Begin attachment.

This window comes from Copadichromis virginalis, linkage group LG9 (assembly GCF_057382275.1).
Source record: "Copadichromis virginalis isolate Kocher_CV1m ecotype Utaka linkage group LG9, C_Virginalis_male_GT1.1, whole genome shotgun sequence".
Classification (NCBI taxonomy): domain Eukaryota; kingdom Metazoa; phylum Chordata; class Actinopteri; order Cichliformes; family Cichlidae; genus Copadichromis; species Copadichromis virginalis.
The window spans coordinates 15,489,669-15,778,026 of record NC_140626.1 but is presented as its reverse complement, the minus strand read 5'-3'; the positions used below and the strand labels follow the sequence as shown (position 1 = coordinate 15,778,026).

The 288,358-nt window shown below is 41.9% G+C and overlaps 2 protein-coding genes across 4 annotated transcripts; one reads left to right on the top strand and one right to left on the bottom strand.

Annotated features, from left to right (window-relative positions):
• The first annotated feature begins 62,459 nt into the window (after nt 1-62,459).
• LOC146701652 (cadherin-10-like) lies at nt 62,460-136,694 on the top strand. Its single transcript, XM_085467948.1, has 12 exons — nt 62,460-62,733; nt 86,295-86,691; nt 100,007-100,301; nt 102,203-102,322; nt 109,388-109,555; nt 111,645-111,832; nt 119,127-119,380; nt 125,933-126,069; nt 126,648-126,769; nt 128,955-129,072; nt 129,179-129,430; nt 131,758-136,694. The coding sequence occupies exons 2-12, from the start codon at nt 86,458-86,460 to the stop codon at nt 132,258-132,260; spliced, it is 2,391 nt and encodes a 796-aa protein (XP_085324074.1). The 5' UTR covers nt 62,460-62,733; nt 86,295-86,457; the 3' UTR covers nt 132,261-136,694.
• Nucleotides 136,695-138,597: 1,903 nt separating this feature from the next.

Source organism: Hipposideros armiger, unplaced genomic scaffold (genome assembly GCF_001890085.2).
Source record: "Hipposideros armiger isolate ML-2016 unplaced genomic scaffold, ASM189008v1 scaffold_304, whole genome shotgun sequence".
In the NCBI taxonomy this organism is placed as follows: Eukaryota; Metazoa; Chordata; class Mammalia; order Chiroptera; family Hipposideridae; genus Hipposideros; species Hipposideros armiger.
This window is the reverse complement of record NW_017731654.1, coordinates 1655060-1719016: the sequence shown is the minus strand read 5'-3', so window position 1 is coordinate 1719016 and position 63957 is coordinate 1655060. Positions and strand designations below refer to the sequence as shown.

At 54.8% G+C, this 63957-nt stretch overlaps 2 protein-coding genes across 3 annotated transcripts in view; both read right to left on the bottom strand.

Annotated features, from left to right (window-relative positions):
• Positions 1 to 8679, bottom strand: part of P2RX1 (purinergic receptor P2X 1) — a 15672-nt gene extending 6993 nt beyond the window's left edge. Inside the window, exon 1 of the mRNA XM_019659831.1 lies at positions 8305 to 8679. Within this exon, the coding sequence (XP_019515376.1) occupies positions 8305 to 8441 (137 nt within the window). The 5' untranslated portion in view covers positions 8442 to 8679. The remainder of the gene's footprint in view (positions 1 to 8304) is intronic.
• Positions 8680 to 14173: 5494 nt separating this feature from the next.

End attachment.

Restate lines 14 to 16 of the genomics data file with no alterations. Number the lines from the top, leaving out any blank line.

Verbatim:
At 54.8% G+C, this 63957-nt stretch overlaps 2 protein-coding genes across 3 annotated transcripts in view; both read right to left on the bottom strand.

Annotated features, from left to right (window-relative positions):
• Positions 1 to 8679, bottom strand: part of P2RX1 (purinergic receptor P2X 1) — a 15672-nt gene extending 6993 nt beyond the window's left edge. Inside the window, exon 1 of the mRNA XM_019659831.1 lies at positions 8305 to 8679. Within this exon, the coding sequence (XP_019515376.1) occupies positions 8305 to 8441 (137 nt within the window). The 5' untranslated portion in view covers positions 8442 to 8679. The remainder of the gene's footprint in view (positions 1 to 8304) is intronic.